Mandarin telephone closings among familiars
A comparison between natural speech and textbook dialogues
This study compared Mandarin phone closings among familiars in natural conversations with those in Chinese learning textbooks. The natural data was drawn from the CALLFRIEND Mandarin Chinese Corpus (Canavan & Zipperlen, 1996a, 1996b), while the textbook dialogues were extracted from 20 series published in the United States, China, and Taiwan. Based on Button’s (1987) framework, this article adopted corpus-based research to analyze the structural pattern and the linguistic features of closings. It found that Chinese phone closings generally consisted of much repetition and thus were more complex than the archetype Button proposed, which suggests that reaching a mutual agreement is essential in Chinese telephone closings. The pattern of a closing depends on whether the caller is calling to catch up with the recipient or if they have a specific purpose. Common tokens for initiating closings such as jiu zheyang, hao, and xing and relation-enhancing expressions were also identified. However, the current research revealed that most textbook dialogues except for unscripted dialogues do not reflect these characteristics. Therefore, this study argues for the inclusion of unscripted dialogues and instructions that direct learners’ attention to the conversational management of phone closings in Chinese learning textbooks.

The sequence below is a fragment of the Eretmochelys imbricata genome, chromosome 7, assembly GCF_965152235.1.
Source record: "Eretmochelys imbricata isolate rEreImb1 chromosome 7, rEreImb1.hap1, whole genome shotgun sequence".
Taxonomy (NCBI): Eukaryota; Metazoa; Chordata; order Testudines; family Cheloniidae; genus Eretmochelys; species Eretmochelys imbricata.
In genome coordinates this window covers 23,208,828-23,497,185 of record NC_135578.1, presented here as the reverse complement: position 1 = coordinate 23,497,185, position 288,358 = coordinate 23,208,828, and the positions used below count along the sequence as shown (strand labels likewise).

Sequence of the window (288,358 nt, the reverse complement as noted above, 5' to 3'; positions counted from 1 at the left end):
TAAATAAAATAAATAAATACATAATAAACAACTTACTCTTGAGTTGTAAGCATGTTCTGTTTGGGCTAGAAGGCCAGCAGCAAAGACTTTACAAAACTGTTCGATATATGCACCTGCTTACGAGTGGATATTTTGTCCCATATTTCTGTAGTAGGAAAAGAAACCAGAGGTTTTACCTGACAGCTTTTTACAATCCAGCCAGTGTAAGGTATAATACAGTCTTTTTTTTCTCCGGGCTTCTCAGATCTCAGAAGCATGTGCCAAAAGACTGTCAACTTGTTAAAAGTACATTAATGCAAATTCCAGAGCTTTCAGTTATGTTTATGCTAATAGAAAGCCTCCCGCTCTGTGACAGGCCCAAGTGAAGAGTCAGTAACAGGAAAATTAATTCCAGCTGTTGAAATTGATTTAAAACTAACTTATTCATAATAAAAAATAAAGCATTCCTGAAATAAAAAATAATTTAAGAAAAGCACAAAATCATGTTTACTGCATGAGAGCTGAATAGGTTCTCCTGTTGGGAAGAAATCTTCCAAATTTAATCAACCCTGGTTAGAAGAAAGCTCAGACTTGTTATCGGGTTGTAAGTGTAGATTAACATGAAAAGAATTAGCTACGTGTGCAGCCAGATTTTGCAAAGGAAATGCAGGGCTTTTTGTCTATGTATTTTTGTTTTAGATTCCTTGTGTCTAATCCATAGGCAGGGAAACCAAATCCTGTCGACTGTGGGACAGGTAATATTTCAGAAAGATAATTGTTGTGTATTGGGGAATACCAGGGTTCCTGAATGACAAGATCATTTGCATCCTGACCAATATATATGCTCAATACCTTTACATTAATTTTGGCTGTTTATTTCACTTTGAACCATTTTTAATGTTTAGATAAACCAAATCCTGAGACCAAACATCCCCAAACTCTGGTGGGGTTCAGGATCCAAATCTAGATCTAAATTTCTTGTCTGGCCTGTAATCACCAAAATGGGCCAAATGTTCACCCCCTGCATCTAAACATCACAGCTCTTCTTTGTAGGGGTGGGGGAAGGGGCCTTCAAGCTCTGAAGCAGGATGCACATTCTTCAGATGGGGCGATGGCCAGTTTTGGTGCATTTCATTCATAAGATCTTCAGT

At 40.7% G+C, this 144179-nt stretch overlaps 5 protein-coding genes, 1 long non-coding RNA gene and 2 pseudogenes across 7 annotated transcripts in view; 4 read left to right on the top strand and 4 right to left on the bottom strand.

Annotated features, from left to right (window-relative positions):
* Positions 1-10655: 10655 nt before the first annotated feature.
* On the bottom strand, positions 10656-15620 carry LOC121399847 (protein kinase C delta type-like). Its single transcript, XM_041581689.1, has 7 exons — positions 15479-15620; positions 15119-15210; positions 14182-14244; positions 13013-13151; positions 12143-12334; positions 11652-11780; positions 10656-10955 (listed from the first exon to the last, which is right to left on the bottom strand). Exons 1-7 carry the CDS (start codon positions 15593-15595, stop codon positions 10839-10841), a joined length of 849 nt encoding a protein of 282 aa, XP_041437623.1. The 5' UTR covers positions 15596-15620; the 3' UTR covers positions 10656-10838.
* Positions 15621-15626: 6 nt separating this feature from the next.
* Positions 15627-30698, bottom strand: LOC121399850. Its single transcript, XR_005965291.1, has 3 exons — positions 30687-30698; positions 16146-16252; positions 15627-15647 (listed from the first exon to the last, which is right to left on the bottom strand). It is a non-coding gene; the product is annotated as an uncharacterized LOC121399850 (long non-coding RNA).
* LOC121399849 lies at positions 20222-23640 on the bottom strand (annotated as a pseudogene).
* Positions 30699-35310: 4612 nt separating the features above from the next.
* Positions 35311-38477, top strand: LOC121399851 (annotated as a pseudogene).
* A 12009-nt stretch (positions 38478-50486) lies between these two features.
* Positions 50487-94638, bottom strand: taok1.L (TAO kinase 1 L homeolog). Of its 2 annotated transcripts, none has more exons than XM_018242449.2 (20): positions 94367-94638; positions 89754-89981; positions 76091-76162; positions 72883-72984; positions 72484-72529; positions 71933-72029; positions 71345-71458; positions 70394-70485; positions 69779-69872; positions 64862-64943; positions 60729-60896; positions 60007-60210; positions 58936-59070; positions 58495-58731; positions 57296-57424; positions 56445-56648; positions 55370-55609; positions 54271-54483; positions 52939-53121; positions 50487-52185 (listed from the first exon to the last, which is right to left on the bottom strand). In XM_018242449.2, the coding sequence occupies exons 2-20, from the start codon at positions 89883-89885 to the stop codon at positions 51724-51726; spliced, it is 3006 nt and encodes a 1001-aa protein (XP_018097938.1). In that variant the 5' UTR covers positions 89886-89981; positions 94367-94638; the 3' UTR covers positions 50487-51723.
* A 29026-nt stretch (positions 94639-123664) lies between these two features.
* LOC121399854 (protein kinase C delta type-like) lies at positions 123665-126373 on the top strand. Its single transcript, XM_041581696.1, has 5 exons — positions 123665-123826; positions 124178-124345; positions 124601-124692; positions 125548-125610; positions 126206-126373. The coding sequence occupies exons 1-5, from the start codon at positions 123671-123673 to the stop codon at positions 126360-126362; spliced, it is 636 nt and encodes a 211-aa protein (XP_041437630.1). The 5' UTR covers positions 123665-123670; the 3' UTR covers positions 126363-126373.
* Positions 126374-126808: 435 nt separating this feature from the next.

Keywords: Mandarin telephone closings, Chinese textbook analysis, corpus-based research, Conversation Analysis
- 2.Review of literature
- 2.1Face and conversation closings
- 2.2Conversation closings in language learning textbooks
- 3.1Natural conversations
- 3.2Textbook dialogues
- 4.1.1Linguistic forms
- 4.1.2Structural patterns: Beyond a two-turn exchange
- 4.1.3Structural differences between chit-chatting calls and calls with specific purposes
- 4.3Closings in Chinese learning textbooks
- 4.3.2Linguistic forms
Published online: 17 August 2020
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Ministry of Education of People’s Republic of China
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